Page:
As Columbia Ballet Collaborative’s performers extended their bodies in beautiful shapes at their 2016 Fall Performances, it’s easy to see the elegance, strength, and fluidity ballet dancers are known for.  While students of Columbia University and Barnard College comprise CBC, they proved that dedicating themselves to academia does not make them any less dancers. They commanded the stage at Manhattan Movement and Arts Center on November 18th and 19th with an air of professionalism. Yet they kept a youthful, fresh take on ballet, melding the traditional to modern with impeccable technique and a focus on the articulations in the music to produce more profound pieces. Their fall performances offered six pieces filled edgy and creative choreography.

The opening piece, “Symphony in G,” choreographed by Amy Hall Garner, showcased the lines of the dancers. Dressed in simple black and pancaked skin colored pointe shoes, the dancers played off the the trills and fermatas of Mozart’s music with quick footwork and moments of soaring through the air. Solos and pas de deuxs were precise and outlined each dancer. With Garner’s close attention to the nuances in the music, the piece was as if the music came to life, that the music was made for the dancers. This high energy choreography not only set the scene with beautiful technique, but also the avant garde direction for the rest of the show.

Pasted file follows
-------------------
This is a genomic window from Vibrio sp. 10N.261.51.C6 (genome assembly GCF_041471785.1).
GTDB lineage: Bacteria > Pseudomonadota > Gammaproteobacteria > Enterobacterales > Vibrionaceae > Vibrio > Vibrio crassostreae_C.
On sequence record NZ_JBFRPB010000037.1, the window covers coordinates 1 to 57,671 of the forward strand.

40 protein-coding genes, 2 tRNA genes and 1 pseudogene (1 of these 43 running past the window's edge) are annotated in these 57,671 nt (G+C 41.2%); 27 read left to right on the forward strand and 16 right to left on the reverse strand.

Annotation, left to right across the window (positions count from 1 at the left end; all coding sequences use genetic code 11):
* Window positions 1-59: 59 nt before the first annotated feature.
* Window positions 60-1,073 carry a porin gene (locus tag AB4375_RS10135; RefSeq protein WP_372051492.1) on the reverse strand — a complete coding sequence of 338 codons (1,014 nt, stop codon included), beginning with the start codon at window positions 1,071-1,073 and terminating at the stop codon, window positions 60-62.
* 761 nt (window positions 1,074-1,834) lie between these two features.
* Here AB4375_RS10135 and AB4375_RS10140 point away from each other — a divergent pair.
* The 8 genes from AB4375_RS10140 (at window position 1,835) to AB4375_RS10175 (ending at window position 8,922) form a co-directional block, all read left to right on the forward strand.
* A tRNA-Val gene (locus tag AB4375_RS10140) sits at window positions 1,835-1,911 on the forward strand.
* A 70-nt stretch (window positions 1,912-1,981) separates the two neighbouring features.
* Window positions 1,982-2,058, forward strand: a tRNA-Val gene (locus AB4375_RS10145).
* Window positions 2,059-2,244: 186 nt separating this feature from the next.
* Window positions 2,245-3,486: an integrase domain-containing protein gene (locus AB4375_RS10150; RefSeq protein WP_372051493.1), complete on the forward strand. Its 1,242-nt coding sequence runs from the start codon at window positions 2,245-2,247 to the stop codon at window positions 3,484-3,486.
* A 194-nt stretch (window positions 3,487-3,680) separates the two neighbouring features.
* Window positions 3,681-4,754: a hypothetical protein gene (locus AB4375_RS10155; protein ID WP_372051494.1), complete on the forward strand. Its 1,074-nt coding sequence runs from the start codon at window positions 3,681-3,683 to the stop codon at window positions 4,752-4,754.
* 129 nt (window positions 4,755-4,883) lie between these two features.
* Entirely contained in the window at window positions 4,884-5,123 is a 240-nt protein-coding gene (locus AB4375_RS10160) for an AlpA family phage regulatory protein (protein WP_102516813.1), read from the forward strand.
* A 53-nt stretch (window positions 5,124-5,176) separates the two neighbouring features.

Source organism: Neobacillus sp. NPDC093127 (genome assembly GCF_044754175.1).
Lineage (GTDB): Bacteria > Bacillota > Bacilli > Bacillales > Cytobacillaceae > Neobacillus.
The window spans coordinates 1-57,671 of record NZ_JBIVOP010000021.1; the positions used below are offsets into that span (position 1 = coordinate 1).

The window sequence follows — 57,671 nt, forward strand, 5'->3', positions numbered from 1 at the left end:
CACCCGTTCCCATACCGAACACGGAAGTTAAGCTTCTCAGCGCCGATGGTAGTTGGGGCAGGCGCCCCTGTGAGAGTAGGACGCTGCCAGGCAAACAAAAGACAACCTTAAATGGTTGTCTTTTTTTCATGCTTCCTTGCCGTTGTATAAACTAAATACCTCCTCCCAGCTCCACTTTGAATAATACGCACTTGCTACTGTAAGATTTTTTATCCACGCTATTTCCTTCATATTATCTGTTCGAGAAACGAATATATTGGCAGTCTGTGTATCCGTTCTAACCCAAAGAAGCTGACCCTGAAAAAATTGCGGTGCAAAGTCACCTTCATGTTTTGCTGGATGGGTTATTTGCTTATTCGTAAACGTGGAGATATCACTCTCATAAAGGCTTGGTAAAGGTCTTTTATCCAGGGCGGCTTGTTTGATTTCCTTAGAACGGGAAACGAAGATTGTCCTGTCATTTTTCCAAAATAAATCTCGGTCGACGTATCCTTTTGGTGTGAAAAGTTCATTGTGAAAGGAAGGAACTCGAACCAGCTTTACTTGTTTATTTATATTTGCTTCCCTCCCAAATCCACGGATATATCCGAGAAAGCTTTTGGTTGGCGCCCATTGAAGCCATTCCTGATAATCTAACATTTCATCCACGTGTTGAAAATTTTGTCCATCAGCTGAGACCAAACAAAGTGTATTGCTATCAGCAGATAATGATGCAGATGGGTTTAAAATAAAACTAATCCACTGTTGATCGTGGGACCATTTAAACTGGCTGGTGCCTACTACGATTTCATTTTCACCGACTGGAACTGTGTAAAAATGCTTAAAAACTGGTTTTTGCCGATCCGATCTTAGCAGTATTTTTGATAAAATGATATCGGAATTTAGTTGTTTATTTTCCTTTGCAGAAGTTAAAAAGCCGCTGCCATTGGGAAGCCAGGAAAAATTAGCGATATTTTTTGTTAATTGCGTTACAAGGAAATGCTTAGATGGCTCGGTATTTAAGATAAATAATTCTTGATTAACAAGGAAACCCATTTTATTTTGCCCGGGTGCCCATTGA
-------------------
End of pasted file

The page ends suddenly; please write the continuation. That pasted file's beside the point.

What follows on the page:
Add a little heavy metal and pure expression of the music and you’ll get “A Single Marble Block,” a fierce student-choreographed piece by Sadi Mosko CC’17 featuring movement in the dancers as well as across the stage. It began with the howling wind paired with shaking motions and isolations from the dancers. She played with the sound and bass of Pink Floyd’s “One of These Days” as well as light to create an intricate and eccentric piece. Between bursts of light, the dancers reacted to each other as they traveled from corner to corner as a unit, or perhaps as a ‘single block,’ breaking apart at times, offering deep contrast to the unity.